Examiner Archives
  • MontCo schools trumpet budget award as IG starts investigation (6-19-11)
  • MontCo schools budget has grown while others chopped (5-17-11)
  • The Montgomery County school system will need to significantly increase its contributions to employee pension plans over the next two to three years, according to new findings by the County Council's Office of Legislative Oversight.

    The increase -- necessary in fiscal 2014 and 2015, which begin on July 1, 2013 -- could be greater than 17 percent, according to the report, despite a 2 percent increase this year in employee contributions to the plan and reduced pension benefits for new hires.

    If Montgomery County Public Schools hire new teachers or raise salaries between now and June 30, 2016, that number will further increase, the report says. And with student enrollment predicted to grow by 8,000 students before the 2016-2017 academic year begins, Bowers said, additional hiring is to be expected.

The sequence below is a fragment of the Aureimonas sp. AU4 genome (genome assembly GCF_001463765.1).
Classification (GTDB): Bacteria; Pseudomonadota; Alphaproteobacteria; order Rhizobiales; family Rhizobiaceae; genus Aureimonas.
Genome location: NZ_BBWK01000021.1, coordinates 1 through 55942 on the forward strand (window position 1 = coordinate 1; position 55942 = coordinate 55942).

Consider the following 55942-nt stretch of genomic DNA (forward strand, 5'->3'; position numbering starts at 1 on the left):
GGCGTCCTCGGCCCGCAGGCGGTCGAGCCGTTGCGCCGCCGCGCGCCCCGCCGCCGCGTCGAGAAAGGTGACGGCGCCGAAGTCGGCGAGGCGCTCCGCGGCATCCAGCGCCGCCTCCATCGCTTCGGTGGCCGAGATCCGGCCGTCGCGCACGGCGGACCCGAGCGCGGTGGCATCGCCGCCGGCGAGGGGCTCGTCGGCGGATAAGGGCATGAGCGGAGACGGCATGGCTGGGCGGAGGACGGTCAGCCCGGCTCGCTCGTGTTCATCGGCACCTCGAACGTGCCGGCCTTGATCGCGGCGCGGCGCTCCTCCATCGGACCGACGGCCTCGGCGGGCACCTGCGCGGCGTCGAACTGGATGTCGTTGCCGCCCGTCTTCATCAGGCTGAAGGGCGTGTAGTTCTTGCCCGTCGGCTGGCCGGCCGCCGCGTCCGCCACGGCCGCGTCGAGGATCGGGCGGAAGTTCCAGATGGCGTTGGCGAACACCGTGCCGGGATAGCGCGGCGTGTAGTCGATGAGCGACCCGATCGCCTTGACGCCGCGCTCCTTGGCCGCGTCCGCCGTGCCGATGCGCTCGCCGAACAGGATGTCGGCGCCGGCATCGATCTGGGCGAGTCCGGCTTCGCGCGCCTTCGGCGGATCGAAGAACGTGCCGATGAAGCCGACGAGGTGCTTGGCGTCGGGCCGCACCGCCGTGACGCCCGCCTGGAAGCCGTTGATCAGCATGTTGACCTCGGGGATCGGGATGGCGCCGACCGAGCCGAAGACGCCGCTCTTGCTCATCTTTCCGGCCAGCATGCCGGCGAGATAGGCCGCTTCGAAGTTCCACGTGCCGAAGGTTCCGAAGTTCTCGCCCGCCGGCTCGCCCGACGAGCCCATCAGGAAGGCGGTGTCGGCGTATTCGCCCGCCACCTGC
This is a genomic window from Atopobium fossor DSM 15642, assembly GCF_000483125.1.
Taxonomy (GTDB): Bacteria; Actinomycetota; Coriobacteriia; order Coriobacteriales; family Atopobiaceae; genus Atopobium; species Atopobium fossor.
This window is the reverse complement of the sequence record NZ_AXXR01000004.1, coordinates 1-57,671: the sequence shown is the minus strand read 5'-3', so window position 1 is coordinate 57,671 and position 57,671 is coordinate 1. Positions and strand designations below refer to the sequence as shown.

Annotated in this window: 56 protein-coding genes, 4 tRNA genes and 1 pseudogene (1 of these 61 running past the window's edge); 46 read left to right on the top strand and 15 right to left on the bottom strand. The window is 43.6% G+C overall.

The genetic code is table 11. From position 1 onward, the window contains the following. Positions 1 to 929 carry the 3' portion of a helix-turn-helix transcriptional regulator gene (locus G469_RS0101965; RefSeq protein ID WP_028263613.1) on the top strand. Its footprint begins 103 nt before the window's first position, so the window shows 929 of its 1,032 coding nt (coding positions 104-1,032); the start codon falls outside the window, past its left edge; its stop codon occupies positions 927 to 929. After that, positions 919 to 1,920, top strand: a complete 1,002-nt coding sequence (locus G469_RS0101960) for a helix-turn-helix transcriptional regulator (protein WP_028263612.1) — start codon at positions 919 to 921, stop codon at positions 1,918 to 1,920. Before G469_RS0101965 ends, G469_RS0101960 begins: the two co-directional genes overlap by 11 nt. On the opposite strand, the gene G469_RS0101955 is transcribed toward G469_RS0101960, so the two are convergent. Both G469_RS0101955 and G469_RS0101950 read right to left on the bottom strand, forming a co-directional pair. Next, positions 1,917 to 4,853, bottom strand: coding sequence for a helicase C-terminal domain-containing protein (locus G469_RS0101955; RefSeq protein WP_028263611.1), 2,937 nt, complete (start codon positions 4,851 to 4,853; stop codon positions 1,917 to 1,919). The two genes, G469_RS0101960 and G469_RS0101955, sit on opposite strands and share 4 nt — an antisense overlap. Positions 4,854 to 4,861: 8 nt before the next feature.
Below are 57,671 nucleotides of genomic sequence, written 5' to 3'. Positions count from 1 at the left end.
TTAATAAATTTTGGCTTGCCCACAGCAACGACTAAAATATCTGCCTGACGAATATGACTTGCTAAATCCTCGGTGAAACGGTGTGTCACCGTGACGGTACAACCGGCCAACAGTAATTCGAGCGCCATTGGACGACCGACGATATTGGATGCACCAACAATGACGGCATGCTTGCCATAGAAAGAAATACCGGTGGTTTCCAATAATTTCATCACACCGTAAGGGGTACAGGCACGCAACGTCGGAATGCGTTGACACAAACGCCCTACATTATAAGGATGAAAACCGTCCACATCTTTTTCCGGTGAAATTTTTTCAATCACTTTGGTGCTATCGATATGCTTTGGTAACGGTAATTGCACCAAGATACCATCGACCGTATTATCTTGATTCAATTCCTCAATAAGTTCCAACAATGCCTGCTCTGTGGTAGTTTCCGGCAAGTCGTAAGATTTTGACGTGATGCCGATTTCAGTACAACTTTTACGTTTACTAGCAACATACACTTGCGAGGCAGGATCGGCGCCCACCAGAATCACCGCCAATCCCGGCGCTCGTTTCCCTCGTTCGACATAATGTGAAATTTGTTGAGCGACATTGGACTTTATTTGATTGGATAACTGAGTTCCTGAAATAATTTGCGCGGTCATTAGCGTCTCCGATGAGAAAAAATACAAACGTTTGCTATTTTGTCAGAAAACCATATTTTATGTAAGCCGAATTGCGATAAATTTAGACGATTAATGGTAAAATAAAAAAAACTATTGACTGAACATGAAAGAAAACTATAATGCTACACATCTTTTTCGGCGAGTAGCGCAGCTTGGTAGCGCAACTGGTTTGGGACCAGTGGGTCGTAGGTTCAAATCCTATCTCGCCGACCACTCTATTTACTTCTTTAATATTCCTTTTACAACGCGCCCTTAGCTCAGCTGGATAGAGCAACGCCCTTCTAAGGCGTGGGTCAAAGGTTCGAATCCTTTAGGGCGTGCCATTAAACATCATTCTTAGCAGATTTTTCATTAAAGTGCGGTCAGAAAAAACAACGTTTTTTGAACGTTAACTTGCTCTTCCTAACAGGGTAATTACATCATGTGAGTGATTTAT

School employees have given up cost of living increases for three consecutive years and step increases for two, according to Montgomery County Public Schools spokesman Dana Tofig.

    Still, Chief Operating Officer Larry Bowers said he doesn't expect employee contributions to increase again "anytime soon."

    The $77.8 million pension fund contribution budgeted for the current fiscal year already represents a 369 percent increase over the $16.6 million contribution made 10 years ago.

    Overall funding of employee benefits -- like health insurance, Social Security, retirement and tuition reimbursement -- more than doubled in the last decade from $235.1 million in fiscal 2003 to $462.2 million in fiscal 2011. It now makes up 23 percent of the school system's budget, up from 18 percent 10 years ago.

    The County Council requested the report following a dispute in the spring over an unexpected $21.6 million surplus in the school system's insurance fund. At the time, Council President Valerie Ervin, who heads the council's Education Committee, accused the school board of hiding a "slush fund."

    The report explains the surplus by pointing to health care claims costing $9.1 million less than projected in the fiscal 2011 budget and revenue exceeding projections by about $4 million. The fund also began the year with an $8.5 million balance.

    To prevent repeat confusion, the report advises the County Council to request semiannual financial reports from the Board of Education, timed to prepare the council for the budget process.